Plants, animals and comparisons featured in three children's books about Lewis and Clark Expedition
One question President Thomas Jefferson hoped would be answered by the Lewis and Clark Expedition was whether prehistoric mastodons and giant sloths still roamed the West.
"There was no concept of extinctions then," said Missoula author Dorothy Patent. "Of course the dinosaurs hadn't been discovered yet. Jefferson had been on some bone digs. So he knew those animals existed. The map of the West was a huge blank space. They'd found bones in the East. So why not? It made perfect sense. They were working with primitive ideas of animals."
The paucity of knowledge about biology 200 years ago was one of the fascinating glimpses into history that Patent enjoyed while researching and writing three recent books about Lewis and Clark.
She's lost track of the exact number of books she's published, but her three Lewis and Clark volumes push the list to over 130 since Patent began her writing career in 1973. Patent, who has a Ph.D. in zoology, has focused on topics of nature and science for young adults and children.
In the past two years, the prolific writer published "Animals on the Trail with Lewis and Clark," "Plants on the Trail with Lewis and Clark," and "The Lewis and Clark Trail Then and Now."
Before she began research for the three books in the mid '90s, Patent said, she had never been a student of the explorers and their exploits.
But the challenge of writing those three books led her to immerse herself in the subject. Her research has become a captivating, ongoing investigation, which in turn, has led to several other exciting writing and publishing projects for her.
Patent's longtime book collaborator, photographer Bill Munoz, is a historian by his academic training, she said. His interest in the explorers led them to propose a Lewis and Clark book back in the mid-'80s. It was turned down by several publishers.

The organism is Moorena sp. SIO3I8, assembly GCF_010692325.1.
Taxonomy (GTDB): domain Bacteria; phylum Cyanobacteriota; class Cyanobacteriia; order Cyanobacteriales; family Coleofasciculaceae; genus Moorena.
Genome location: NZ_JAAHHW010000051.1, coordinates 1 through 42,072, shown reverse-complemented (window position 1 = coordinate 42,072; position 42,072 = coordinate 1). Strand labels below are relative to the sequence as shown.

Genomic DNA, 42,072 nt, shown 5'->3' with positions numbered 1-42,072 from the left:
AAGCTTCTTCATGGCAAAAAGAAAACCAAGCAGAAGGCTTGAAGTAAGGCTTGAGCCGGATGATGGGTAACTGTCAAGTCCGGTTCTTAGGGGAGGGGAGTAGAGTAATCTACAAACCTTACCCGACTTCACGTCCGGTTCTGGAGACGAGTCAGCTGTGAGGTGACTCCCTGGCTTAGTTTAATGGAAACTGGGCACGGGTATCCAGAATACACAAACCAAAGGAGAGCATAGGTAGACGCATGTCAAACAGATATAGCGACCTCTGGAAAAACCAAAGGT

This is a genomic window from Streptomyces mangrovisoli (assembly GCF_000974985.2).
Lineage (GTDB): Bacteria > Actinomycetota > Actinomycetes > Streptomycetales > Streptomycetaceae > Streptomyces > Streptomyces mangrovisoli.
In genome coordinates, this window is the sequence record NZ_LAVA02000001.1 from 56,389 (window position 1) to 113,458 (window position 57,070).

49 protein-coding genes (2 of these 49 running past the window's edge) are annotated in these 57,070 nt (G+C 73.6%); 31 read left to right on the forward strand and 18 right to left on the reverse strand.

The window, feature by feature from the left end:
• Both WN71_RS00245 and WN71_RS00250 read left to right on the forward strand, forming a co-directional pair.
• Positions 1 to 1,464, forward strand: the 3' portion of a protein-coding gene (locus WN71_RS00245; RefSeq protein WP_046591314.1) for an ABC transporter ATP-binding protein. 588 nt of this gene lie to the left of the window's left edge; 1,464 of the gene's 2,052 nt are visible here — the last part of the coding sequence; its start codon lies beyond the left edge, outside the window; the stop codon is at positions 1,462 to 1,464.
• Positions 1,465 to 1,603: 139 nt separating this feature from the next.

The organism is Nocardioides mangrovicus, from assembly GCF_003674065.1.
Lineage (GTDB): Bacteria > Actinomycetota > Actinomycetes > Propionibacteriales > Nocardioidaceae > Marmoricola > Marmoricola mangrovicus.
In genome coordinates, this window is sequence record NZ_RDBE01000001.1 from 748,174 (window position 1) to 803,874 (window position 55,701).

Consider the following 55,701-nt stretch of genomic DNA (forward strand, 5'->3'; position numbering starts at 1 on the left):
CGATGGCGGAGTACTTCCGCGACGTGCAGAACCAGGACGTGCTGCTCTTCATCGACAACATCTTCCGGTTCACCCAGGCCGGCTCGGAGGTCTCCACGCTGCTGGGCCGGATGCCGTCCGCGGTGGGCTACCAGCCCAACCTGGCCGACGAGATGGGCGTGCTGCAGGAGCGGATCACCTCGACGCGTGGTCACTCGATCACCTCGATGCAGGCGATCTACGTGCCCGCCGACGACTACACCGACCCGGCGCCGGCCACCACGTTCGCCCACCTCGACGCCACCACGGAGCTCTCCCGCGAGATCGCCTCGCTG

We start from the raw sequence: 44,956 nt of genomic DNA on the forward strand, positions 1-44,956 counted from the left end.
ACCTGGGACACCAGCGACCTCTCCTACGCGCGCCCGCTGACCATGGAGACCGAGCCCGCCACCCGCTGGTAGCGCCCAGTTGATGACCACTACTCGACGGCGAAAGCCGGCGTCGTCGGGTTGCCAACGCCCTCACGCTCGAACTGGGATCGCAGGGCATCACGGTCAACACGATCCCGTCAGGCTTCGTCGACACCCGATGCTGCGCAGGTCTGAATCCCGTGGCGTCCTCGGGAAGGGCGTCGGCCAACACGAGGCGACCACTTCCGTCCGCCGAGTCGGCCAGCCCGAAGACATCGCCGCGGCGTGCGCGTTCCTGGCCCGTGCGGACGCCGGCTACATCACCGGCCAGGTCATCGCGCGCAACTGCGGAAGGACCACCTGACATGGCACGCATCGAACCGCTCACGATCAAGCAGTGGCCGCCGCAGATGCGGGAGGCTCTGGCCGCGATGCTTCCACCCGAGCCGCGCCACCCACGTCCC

About that time, said Patent, a "very good book," "The Incredible Journey of Lewis and Clark," by Rhoda Blumberg, came out and won a couple of prestigious children's book awards.
"So Bill and I were thankful we didn't do one then," Patent said, "because it would have been swamped by that book."
But about a decade later, she added, Munoz's interest in the Corps of Discovery was piqued again, as he drove across the state listening to an audio tape version of "Undaunted Courage," by the late Stephen Ambrose.
"He got all excited about it again, and realized the bicentennial was coming up in a couple of years," Patent said. "He said, 'Dorothy, we should come up with a couple of topics on Lewis and Clark.' Then I read 'Undaunted Courage' and it got me all excited, too."
Animals and plants were obvious topics for her as a nature writer, she added.
"And here in Missoula," she said, "where the trail comes through, 'Then and Now' was an obvious topic."
Then began the process of researching the books.
"Research for me is using as many different kinds of resources as possible," Patent said.
The primary source for any study of Lewis and Clark, of course, is the explorers' journals.
"There are many different versions of the journals," said Patent. "But the definitive transcription is Gary Moultan's. It's really wonderful. I haven't sat down with any version and read them from front to back. But I've read a lot of selections, especially the parts about plants and animals."
Other important sources for her, she said, were "The Natural History of the Lewis and Clark Expedition," by Raymond Burroughs; "Lewis and Clark: Pioneering Naturalists," by Paul Cutright; and "Lewis and Clark Among the Indians," by James Ronda.
"The Indians were so important to the expedition," Patent said. "They knew the plants and animals. They didn't have a concept of ownership. But they used the land and it was their home."
She and her husband, Greg, and Munoz also traveled long stretches of the trail in Montana, Idaho and Oregon to gather information for the books.
"We didn't get east of Montana on the trail," Patent said. "But in previous books, I've covered the kinds of territory it goes through. I've done a book on the prairie. I stopped at Fort Benton and went up the Sun River. Greg and I visited friends in Portland and we went to Fort Klatsop."
She and Munoz also drove the Lolo Motorway, along the Lolo Trail in Idaho, a primitive road that reaches elevations of 7,000 feet.
For anyone wanting to do a driving tour of the Lewis and Clark trail, Patent recommends "Along the Trail with Lewis and Clark," second edition, published by Montana Magazine/Farcountry Press in Helena, and featuring maps by Joe Mussulman of Missoula, and many quotes from the journals and information about sites along the way.